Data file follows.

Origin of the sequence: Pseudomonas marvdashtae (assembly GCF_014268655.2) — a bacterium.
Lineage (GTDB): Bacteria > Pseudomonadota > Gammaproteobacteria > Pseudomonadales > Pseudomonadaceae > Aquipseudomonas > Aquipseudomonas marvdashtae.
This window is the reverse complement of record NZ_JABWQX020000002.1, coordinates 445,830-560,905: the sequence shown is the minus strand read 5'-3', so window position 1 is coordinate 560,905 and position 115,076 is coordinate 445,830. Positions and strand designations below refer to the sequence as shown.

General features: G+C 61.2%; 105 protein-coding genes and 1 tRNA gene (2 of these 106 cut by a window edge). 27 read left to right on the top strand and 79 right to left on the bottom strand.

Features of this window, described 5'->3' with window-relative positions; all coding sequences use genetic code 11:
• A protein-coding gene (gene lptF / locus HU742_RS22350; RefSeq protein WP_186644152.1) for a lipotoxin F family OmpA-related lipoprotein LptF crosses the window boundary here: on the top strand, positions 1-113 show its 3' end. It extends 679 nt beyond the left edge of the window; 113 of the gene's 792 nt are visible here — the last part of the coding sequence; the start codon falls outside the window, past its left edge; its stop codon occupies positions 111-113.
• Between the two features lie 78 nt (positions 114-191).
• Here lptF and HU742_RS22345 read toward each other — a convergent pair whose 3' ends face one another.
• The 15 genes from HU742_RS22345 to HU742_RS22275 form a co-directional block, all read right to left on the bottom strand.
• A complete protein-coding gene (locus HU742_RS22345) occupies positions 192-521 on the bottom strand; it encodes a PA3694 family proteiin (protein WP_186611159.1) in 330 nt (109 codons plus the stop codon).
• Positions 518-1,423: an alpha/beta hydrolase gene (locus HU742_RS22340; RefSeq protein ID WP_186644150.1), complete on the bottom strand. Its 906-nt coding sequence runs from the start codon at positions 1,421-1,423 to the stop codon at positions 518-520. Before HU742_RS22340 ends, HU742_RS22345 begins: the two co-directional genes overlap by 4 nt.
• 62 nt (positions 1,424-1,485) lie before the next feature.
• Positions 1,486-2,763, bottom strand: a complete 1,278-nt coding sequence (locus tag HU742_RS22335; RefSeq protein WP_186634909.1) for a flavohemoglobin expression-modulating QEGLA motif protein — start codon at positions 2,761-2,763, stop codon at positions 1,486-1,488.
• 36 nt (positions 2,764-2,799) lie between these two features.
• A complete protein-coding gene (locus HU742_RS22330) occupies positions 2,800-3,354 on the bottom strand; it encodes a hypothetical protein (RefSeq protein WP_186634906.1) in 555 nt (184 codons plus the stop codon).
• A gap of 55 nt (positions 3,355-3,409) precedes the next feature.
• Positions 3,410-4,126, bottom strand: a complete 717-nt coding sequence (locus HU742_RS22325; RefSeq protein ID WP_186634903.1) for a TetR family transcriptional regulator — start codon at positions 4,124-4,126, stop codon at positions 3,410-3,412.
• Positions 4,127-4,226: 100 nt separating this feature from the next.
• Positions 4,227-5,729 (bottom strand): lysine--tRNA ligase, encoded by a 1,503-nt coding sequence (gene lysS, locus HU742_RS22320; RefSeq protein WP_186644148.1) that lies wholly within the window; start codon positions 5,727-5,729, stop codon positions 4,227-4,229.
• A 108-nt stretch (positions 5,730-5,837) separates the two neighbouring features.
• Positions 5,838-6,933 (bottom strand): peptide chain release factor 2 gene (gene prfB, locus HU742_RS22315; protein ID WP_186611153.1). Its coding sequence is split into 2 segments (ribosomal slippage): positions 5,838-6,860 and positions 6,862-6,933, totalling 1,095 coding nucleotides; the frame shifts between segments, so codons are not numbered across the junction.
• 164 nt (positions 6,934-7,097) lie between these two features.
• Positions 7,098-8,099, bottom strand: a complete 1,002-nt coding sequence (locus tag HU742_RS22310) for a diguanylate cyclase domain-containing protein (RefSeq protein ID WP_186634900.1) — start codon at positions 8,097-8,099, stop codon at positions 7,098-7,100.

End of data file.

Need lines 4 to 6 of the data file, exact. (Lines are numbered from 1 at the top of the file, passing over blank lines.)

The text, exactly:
General features: G+C 61.2%; 105 protein-coding genes and 1 tRNA gene (2 of these 106 cut by a window edge). 27 read left to right on the top strand and 79 right to left on the bottom strand.

Features of this window, described 5'->3' with window-relative positions; all coding sequences use genetic code 11:
• A protein-coding gene (gene lptF / locus HU742_RS22350; RefSeq protein WP_186644152.1) for a lipotoxin F family OmpA-related lipoprotein LptF crosses the window boundary here: on the top strand, positions 1-113 show its 3' end. It extends 679 nt beyond the left edge of the window; 113 of the gene's 792 nt are visible here — the last part of the coding sequence; the start codon falls outside the window, past its left edge; its stop codon occupies positions 111-113.